Steve Flanagan, head of client operations at Yodel, reflects on how the logistics industry adapted during different stages of the Covid-19 pandemic.
Business braces for a challenge
When lockdown loomed back in early March, the uncertainty of the situation meant a lot of businesses were preparing for a worst-case scenario. Bricks and mortar retail looked to be grinding to a halt, and there was talk of mass redundancies and even potential closures. One way or another, the coronavirus was going to bring dramatic changes overnight to consumer behaviour and habits, and the logistics industry would need to be able to adapt sufficiently to meet the challenge.
As the nationwide lockdown came into force, the Government swiftly identified those working on the frontline in the logistics industry as key workers. This provided the foundation on which the sector’s response was able to be built.
Managing a moving crisis
Fortunately for the logistics industry – having just emerged from its ‘peak period’ of Christmas, Valentine’s Day and Mother’s Day – it was match fit for the challenge of increased demand. As customers flocked to online shopping to get their retail fix, the volume of deliveries multiplied to form a fourth peak. Coinciding with the week of Mother’s Day meant that parcel carriers were in a position to implement any immediate learnings from the previous four months.
But the key difference between traditional peaks and the one triggered by coronavirus has been the unprecedented health risks that must be negotiated while operating at maximum capacity. Swift, decisive implementation of protective measures was required in order to ensure the safety of colleagues and customers up and down the country. Social distancing was immediately enforced in depots and at the point of delivery, with firms introducing new ways of working like no contact deliveries. This gave clients and end-customers the reassurance that the logistics industry was a safe place, and dramatically reduced the risk of transmission.
With a 74% growth in average transaction volumes for online shopping in March compared with the same period last year, according to data from ACI Worldwide, logistics firms clamoured to bolster their man power.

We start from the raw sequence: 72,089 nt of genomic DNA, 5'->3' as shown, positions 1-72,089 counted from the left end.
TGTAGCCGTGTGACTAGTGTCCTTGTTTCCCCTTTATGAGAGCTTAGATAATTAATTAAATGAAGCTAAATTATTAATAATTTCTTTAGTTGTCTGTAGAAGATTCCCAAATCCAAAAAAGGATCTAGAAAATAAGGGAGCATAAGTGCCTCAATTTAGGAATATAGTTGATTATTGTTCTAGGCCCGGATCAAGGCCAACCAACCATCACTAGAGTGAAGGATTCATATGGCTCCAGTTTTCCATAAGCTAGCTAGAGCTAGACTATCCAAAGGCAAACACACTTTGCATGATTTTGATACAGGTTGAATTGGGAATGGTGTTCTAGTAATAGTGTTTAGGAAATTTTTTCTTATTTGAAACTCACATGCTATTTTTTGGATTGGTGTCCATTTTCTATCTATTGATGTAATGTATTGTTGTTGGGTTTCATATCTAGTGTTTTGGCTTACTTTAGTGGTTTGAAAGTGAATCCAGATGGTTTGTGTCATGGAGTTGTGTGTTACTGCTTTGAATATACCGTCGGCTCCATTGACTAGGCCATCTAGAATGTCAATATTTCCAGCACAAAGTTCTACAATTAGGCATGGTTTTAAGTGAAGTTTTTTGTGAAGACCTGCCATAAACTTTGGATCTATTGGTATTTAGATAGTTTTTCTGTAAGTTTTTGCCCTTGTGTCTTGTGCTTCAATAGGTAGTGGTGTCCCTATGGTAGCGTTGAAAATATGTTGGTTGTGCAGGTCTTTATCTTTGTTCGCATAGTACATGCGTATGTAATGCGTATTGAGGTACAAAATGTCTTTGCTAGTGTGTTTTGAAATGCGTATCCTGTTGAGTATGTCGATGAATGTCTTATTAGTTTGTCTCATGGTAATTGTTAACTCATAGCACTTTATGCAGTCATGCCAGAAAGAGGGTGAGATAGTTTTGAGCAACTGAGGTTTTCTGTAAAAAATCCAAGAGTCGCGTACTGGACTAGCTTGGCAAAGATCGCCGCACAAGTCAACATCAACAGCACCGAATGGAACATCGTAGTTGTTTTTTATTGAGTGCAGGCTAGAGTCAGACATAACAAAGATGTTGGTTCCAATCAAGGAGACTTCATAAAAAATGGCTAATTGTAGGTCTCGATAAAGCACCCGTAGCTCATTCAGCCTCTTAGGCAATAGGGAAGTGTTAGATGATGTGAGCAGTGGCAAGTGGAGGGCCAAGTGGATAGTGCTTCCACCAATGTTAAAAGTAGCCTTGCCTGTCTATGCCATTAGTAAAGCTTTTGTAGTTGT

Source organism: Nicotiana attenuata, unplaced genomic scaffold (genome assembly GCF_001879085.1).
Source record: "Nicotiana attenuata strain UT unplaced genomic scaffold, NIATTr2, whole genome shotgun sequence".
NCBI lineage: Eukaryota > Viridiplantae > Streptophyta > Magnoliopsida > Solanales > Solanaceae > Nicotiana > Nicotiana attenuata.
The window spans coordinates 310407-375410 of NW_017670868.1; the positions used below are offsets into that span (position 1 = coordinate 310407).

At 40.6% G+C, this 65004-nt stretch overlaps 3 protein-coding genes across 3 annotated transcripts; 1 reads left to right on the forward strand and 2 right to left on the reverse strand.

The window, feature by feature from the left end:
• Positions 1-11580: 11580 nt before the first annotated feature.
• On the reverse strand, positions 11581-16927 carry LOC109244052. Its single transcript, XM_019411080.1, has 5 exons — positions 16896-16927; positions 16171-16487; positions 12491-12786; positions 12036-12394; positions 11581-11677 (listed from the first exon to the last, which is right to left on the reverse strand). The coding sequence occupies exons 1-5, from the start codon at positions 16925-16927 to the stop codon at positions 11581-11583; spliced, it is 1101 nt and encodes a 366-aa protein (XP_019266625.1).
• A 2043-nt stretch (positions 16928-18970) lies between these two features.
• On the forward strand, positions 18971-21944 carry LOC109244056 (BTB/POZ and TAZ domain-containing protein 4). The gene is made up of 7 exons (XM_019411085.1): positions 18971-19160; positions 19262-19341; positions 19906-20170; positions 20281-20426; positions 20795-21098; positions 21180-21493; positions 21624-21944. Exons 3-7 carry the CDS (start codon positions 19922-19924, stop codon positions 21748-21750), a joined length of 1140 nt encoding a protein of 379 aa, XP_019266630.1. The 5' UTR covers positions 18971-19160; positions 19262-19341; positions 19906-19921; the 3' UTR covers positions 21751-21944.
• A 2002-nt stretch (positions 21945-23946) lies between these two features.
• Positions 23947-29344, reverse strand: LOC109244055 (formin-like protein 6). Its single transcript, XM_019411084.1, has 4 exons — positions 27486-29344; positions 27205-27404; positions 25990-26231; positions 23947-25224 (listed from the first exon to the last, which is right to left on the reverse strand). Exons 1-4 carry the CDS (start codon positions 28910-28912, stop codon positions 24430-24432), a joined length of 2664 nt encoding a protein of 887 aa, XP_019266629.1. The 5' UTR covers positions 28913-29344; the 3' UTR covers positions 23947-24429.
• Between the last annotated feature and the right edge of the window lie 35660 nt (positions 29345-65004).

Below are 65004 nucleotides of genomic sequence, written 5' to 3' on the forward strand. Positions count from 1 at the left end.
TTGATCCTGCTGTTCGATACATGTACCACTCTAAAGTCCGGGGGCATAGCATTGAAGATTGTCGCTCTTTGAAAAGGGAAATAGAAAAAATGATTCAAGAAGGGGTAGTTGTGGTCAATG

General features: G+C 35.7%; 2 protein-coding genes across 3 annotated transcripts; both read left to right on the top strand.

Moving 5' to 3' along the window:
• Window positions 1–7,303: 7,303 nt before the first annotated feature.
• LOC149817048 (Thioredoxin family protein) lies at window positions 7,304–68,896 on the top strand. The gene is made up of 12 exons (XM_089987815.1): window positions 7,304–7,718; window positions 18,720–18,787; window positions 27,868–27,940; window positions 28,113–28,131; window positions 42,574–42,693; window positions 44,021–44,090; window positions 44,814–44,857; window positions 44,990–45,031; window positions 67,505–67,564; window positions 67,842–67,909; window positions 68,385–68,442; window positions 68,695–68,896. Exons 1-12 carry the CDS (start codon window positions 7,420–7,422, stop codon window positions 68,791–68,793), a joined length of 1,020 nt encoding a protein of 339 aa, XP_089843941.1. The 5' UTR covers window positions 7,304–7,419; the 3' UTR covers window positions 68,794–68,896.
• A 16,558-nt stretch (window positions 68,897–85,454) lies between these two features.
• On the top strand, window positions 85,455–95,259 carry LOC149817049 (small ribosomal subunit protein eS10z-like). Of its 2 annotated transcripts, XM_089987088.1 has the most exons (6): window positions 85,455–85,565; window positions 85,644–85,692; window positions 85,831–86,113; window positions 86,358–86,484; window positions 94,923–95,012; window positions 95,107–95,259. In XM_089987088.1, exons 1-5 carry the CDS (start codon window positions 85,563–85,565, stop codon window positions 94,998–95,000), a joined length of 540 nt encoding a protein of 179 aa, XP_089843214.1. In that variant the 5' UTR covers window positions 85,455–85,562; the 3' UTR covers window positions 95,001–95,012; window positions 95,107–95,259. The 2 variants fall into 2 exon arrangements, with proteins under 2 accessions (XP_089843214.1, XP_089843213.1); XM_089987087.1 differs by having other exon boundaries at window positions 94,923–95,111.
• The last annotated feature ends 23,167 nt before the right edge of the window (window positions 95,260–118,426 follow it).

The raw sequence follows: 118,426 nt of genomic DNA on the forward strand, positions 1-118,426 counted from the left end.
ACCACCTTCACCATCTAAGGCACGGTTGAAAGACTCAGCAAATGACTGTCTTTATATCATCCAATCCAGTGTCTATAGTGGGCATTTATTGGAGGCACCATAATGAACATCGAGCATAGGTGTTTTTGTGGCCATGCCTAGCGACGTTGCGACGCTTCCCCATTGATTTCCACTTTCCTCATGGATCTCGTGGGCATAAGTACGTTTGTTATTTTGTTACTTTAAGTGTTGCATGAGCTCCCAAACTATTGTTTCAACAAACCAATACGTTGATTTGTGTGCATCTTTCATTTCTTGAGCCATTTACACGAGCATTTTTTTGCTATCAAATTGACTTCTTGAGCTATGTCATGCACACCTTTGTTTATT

Key industry players hired hundreds of traditional couriers, as well as partnering with other businesses that ordinarily wouldn’t operate in the delivery sphere like Uber and Arrow Cars, the private hire company. Operating primarily out of airports, Arrow Cars had seen its demand reduce dramatically with the travel restrictions across the globe, but the drivers’ local knowledge proved to be a great asset for delivering parcels. Being a flexible business is increasingly important at all times, but its significance became even more apparent as the industry has proven its resilience.
Once the additional human resource was added, the next challenge was to get individuals up to speed and ready to hit the delivery rounds. Technology has been instrumental in allowing the logistics workforce to scale up at such short notice. One such example is the superfast smartphone scanning that has recently come to the fore. It allows final mile drivers to load an app onto their own phone, rather than having to use a handheld terminal. This was hugely beneficial during lockdown, as it enabled the hundreds of new couriers to be onboarded at a much faster rate and allowed the industry to increase capacity effectively.
Having successfully adapted commercial operations, using a combination of technology, flexibility, and new process, it was good to see the industry giving back to the national economy. As businesses across all sectors showed solidarity with the health service, Yodel utilised its expertise to work with SalutetheNHS.org and deliver a million meals to NHS staff over the course of 12 weeks.
Lessons for the future
There’s still work to be done, but with positive developments such as high street shops opening up again, and the easing of restrictions in the UK, it is a timely moment for reflection.
More than anything, the crisis has highlighted the puzzle pieces that need to be adapted to manage sudden spikes in volume at short notice. By fitting together an agile workforce, a flexible network, and integrated technology, the logistics industry has been able to adjust quickly to meet the heightened demand.
It is this combination which has led to the logistics industry being able to cope so far with the extra pressure during the pandemic, and play a key role for its clients and customers alike. Operating in the most challenging of circumstances has given retailers the reassurance that their delivery partners can be relied on at all times. As the country slowly recalibrates, consumers will remember which businesses were with them through the tough times.